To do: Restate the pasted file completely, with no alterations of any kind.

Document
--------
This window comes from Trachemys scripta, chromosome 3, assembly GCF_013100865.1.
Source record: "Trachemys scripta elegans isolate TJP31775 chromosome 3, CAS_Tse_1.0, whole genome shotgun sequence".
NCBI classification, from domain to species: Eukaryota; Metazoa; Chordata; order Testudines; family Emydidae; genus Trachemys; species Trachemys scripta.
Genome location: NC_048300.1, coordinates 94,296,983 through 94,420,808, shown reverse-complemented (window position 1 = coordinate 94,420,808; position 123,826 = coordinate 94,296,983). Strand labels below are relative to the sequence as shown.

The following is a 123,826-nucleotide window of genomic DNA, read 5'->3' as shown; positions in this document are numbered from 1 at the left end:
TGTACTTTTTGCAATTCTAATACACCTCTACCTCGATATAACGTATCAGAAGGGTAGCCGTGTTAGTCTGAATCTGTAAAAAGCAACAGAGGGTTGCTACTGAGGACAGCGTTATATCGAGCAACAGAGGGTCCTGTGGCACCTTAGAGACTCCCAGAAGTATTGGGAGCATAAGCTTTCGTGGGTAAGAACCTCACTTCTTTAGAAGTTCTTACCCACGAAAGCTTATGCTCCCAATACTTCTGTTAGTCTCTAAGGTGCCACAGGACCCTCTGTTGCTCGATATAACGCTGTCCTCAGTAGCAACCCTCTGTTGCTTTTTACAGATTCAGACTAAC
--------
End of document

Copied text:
This window comes from Trachemys scripta, chromosome 3, assembly GCF_013100865.1.
Source record: "Trachemys scripta elegans isolate TJP31775 chromosome 3, CAS_Tse_1.0, whole genome shotgun sequence".
NCBI classification, from domain to species: Eukaryota; Metazoa; Chordata; order Testudines; family Emydidae; genus Trachemys; species Trachemys scripta.
Genome location: NC_048300.1, coordinates 94,296,983 through 94,420,808, shown reverse-complemented (window position 1 = coordinate 94,420,808; position 123,826 = coordinate 94,296,983). Strand labels below are relative to the sequence as shown.

The following is a 123,826-nucleotide window of genomic DNA, read 5'->3' as shown; positions in this document are numbered from 1 at the left end:
TGTACTTTTTGCAATTCTAATACACCTCTACCTCGATATAACGTATCAGAAGGGTAGCCGTGTTAGTCTGAATCTGTAAAAAGCAACAGAGGGTTGCTACTGAGGACAGCGTTATATCGAGCAACAGAGGGTCCTGTGGCACCTTAGAGACTCCCAGAAGTATTGGGAGCATAAGCTTTCGTGGGTAAGAACCTCACTTCTTTAGAAGTTCTTACCCACGAAAGCTTATGCTCCCAATACTTCTGTTAGTCTCTAAGGTGCCACAGGACCCTCTGTTGCTCGATATAACGCTGTCCTCAGTAGCAACCCTCTGTTGCTTTTTACAGATTCAGACTAAC